On October 14, 2001, a 56-year-old postal worker for New Jersey's Hamilton regional mail processing plant, Norma Wallace, was treated at the hospital for flu-like symptoms accompanied with chest pains. Following clinical tests, it was discovered that Wallace had contracted inhalation anthrax. It was believed that she contracted the disease while on duty, sometime on or around October 9. She was treated with antibiotics and, after almost a month in the hospital, she was released.
On the same day Wallace had initially checked into the hospital, a colleague of hers, Patrick O'Donnell, began to develop a reddened lesion on his neck. Although cold-like symptoms accompanied the wound, it was believed that the symptoms were harmless. Yet, on October 16 he was admitted to the hospital when the lesion and symptoms intensified. His symptoms were caused by cutaneous anthrax and he was quickly treated for the disease. He made a full recovery.
Another Hamilton Township postal worker, Jyotsna Patel, also developed mysterious symptoms at around the same time as Wallace and O'Donnell. It was discovered that she too suffered from inhalation anthrax. Fortunately, she was treated in the early stages of the disease and managed to escape death.
The last New Jersey resident that fell victim to anthrax poisoning was a 51-year-old woman named Linda Burch, who also worked in Hamilton Township. She was an accountant who contracted the cutaneous form of the disease the day after Patel sought medical care. It was believed that she had been infected by contaminated mail. Luckily, she too eventually recovered from the disease.
While investigators were dealing with the rash of anthrax outbreaks in New Jersey, another series of outbreaks occurred in the Washington, D.C., area. They would prove to be more deadly than the New Jersey outbreak. In fact, it would claim two lives within two days.
The first case of anthrax exposure in the Washington, D.C., area occurred in mid-October at the Brentwood Mail Processing and Distribution Center where 56-year-old Leroy Richmond was employed. On October 16, Richmond began to develop flu-like symptoms that began to steadily worsen over the subsequent three days. According to a Baltimore Sun article by Gary Dorsey, Richmond's wife Susan feared that he could have been exposed to anthrax-laden letters. After all, in the news that day they learned that an anthrax letter had been sent to Sen. Tom Daschle's office. It was believed that the letter passed through the mail processing plant where her husband worked. She urged her husband to seek medical attention, which he did on October 19. It was a move that saved his life.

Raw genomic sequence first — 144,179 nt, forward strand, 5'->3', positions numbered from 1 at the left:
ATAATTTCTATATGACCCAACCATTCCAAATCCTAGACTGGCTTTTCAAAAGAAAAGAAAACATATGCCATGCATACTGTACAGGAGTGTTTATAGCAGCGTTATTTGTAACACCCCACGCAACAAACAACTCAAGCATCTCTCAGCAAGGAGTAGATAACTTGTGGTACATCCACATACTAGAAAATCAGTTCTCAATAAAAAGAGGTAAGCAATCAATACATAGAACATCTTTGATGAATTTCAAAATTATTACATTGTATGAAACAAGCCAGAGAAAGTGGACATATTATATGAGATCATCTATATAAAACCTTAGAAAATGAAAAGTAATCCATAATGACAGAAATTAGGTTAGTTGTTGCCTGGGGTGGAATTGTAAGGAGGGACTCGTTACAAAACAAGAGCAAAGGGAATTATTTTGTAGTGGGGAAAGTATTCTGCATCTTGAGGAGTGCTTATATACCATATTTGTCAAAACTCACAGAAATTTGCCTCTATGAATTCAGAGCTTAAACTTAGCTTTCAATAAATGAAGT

Richmond had contracted inhalation anthrax. He came very close to death, but he managed to pull through. Two of his friends and co-workers were not so lucky. He learned while in the hospital that 55-year-old Thomas Morris Jr., another postal worker at the Brentwood facility, succumbed to the inhalation form of the disease on October 21. Another of Richmond's friends, 47-year-old Joseph Curseen Jr., also fell ill from inhalation anthrax. He passed away from the disease the following day, on October 22, 2001.
The deaths of Curseen and Morris sent shock waves through the community and the country. Many were beginning to question the FBI, CDC and postal service's ability to handle the ongoing anthrax crisis. It became increasingly apparent that something had to be done and quickly in order to prevent more unnecessary deaths or infections.
At the time, the questions concerning the attacks far outnumbered the answers. There were no prime suspects, no fingerprints and no known motive. Investigators worked around the clock in a search for any clues that might bring them closer to the person(s) involved in the poisonings. In the meantime, government offices were becoming the new targets. The investigation at this point gained more momentum in a desperate effort to catch the infamous anthrax assassin.